• ‚Äč
    • Share to Facebook
    • Twitter
    • Email
    • Print

The Education of Genghis Swan

The Humane Society of the United States

By Margaret Baird

When Jessica Almy recently came nose to beak with the renowned mute swan of Eel River in Plymouth, Massachusetts, the wildlife advocate for The HSUS Cape Wildlife Center immediately understood why this large bird had frightened so many unwitting boaters.

Sleek and elegant, haughty and hostile, the swan's puffed-up posture and guarded demeanor was at first breathtaking to behold as he glided beside Almy's canoe, a mere inches away. But when he suddenly propelled himself forward, aggressively kicking the surface and beating his wings, Almy's admiration quickly turned to...well, to fear. Right then and there, she decided it was time to paddle back to shore. This bird would seem to have an anger management problem.

Indeed, he does. This swan has a history of aggression toward boaters. "Genghis Swan," as locals have less than affectionately dubbed the adult male, has even caused a few canoes to capsize. The most infamous of the attacks occurred last summer when the swan assailed a canoe party that included kids, capsizing the boat and its charges, a scene that instantly created panic among parents, children and Plymouth city officials. People were calling for blood, which was why The HSUS Cape Wildlife Center stepped in, but more on that later.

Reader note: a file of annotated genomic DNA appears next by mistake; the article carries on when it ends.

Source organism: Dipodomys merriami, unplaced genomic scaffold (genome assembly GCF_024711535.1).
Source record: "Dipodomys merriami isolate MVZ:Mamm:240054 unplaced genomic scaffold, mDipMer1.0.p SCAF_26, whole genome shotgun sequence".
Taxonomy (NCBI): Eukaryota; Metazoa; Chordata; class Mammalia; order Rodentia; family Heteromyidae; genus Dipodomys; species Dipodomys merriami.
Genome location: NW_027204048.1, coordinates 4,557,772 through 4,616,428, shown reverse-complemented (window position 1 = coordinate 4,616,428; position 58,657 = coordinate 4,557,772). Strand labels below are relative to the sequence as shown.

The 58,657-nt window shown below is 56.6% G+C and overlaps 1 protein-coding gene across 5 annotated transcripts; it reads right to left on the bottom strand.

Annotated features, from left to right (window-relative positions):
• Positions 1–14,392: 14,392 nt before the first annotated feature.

In the swan's world, boats—at least the non-motoring variety—are perceived as threats to his mate and territory. The aggressive behavior of male mute swans during the spring breeding and nesting season is well-documented. In defending the nest, his mate or cygnets (swan chicks), males of this species have been known to boldly chase or even attack other wildlife, people, or watercraft if they feel threatened.

But the Eel River swan appears to be territorial year-round, which translates into an ongoing conflict with human recreational use of the river. And while defensively posturing at boats as they pass down this quiet tributary isn't uncommon, challenging or attacking boats when they mount a retreat is atypical. It's what sets this formidable bird apart.